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The macroscale function of multicomponent polymeric materials is dependent on their phase-morphology. Here, we investigate the morphological structure of a multiblock copolymer consisting of poly(L-lactide) and poly(ε-caprolactone) segments (PLLA-PCL), physically cross-linked by stereocomplexation with a low molecular weight poly(D-lactide) oligomer (PDLA). The effects of blend composition and PLLA-PCL molecular structure on the morphology are elucidated by AFM, TEM and SAXS. We identify the formation of a lattice pattern, composed of PLA domains within a PCL matrix, with an average domain spacing d0 = 12 – 19 nm. The size of the PLA domains were found to be proportional to the block length of the PCL segment of the copolymer and inversely proportional to the PDLA content of the blend. Changing the PLLA-PCL / PDLA ratio caused a shift in the melt transition Tm attributed to the PLA stereocomplex crystallites, indicating partial amorphous phase dilution of the PLA and PCL components within the semicrystalline material. By elucidating the phase structure and thermal character of multifunctional PLLA-PCL / PDLA blends, we illustrate how composition affects the internal structure and thermal properties of multicomponent polymeric materials. This study should facilitate the more effective incorporation of a variety of polymeric structural units capable of stimuli responsive phase transitions, where an understanding the phase-morphology of each component will enable the production of multifunctional soft-actuators with enhanced performance.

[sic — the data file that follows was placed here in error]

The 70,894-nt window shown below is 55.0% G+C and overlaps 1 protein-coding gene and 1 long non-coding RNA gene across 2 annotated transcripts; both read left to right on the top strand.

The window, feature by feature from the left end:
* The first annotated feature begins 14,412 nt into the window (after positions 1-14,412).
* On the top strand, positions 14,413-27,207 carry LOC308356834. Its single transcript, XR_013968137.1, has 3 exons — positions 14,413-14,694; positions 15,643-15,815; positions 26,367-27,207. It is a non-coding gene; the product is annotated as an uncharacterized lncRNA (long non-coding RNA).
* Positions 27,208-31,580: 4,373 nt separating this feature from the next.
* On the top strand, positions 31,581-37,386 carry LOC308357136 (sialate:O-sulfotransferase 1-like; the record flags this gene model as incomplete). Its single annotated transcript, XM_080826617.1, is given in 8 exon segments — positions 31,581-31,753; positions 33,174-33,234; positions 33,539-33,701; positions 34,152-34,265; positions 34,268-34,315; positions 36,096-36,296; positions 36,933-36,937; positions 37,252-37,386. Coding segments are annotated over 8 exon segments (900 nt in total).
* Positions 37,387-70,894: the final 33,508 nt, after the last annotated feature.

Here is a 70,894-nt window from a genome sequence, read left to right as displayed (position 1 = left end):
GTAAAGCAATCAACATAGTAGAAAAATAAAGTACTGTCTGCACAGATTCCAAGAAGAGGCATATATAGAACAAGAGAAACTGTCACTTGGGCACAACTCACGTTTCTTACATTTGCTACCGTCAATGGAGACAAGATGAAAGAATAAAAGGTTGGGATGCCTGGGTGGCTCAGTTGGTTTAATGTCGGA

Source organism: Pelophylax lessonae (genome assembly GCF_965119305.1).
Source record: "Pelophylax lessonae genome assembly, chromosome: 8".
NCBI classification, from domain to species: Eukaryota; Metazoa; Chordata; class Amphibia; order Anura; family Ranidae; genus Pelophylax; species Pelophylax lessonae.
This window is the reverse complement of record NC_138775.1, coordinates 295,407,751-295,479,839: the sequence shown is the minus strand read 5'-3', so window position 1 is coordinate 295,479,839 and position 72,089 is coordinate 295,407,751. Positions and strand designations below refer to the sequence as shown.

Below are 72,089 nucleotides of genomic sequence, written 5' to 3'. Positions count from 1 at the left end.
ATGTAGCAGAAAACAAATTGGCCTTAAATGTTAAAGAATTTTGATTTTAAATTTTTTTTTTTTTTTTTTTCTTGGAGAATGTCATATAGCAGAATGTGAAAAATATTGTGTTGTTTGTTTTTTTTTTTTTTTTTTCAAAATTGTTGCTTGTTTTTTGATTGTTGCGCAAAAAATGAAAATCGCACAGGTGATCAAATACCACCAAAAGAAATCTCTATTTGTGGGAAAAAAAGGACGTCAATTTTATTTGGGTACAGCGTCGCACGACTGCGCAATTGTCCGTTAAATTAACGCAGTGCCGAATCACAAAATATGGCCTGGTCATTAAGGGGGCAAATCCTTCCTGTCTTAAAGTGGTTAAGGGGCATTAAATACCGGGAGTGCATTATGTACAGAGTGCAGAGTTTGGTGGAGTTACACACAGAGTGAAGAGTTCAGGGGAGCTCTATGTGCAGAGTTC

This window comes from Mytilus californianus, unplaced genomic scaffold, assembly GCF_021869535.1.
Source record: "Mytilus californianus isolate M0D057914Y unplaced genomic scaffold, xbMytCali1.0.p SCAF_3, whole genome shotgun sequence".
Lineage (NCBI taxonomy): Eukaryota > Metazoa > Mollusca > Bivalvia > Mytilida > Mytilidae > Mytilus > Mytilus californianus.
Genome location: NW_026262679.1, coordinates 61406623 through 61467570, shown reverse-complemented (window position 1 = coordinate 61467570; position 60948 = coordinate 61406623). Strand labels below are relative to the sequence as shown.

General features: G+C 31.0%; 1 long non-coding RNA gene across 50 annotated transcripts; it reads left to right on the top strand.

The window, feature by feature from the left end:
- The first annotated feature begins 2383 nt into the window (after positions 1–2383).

We read with interest the recent editorial, “The Hennepin Ketamine Study,” by Dr. Samuel Stratton commenting on the research ethics, methodology, and the current public controversy surrounding this study.1 As researchers and investigators of this study, we strongly agree that prospective clinical research in the prehospital environment is necessary to advance the science of Emergency Medical Services (EMS) and emergency medicine. We also agree that accomplishing this is challenging as the prehospital environment often encounters patient populations who cannot provide meaningful informed consent due to their emergent conditions. To ensure that fellow emergency medicine researchers understand the facts of our work so they may plan future studies, and to address some of the questions and concerns in Dr. Stratton’s editorial, the lay press, and in social media,2 we would like to call attention to some inaccuracies in Dr. Stratton’s editorial, and to the lay media stories on which it appears to be based.
Ho JD, Cole JB, Klein LR, Olives TD, Driver BE, Moore JC, Nystrom PC, Arens AM, Simpson NS, Hick JL, Chavez RA, Lynch WL, Miner JR. The Hennepin Ketamine Study investigators’ reply. Prehosp Disaster Med. 2019;34(2):111–113
Optical parametric chirped-pulse amplification (OPCPA) [Dubietis et al., Opt. Commun. 88, 437 (1992)] implemented by multikilojoule Nd:glass pump lasers is a promising approach to produce ultraintense pulses (